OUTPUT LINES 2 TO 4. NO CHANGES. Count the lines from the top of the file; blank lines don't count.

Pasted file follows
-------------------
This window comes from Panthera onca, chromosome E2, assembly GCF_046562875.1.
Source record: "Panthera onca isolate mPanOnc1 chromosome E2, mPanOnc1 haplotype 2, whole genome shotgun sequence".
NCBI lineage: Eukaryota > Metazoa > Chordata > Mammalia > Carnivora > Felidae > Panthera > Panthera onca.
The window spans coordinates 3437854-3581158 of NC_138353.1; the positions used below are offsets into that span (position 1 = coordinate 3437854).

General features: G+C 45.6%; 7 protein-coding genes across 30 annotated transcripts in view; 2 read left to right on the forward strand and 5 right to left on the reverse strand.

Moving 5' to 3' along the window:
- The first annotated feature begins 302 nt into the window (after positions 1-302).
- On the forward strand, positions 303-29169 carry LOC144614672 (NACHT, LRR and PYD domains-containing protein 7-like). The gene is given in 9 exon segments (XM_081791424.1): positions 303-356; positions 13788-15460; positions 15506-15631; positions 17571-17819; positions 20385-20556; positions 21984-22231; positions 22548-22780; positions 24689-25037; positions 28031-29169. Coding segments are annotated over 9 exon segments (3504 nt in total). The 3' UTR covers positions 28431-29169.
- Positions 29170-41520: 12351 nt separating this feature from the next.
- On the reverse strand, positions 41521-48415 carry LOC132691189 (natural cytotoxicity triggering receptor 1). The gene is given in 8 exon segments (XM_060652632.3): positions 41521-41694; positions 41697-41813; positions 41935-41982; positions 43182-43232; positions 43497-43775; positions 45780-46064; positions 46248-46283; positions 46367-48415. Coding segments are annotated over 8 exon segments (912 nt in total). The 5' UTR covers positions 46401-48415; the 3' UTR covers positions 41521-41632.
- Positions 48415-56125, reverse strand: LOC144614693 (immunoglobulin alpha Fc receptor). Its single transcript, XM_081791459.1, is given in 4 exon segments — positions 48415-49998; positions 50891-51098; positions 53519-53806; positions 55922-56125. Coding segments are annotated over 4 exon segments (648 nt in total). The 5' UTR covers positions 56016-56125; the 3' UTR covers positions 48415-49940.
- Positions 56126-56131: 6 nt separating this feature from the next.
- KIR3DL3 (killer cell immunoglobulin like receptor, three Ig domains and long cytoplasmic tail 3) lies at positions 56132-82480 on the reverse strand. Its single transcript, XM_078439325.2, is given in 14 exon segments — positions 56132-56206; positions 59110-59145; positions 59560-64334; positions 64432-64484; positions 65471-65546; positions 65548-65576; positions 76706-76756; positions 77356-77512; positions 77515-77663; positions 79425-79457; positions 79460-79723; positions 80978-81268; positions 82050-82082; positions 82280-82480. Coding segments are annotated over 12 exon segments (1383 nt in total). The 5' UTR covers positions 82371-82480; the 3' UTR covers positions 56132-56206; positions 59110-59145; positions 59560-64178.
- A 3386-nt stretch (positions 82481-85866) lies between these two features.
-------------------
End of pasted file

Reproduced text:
Source record: "Panthera onca isolate mPanOnc1 chromosome E2, mPanOnc1 haplotype 2, whole genome shotgun sequence".
NCBI lineage: Eukaryota > Metazoa > Chordata > Mammalia > Carnivora > Felidae > Panthera > Panthera onca.
The window spans coordinates 3437854-3581158 of NC_138353.1; the positions used below are offsets into that span (position 1 = coordinate 3437854).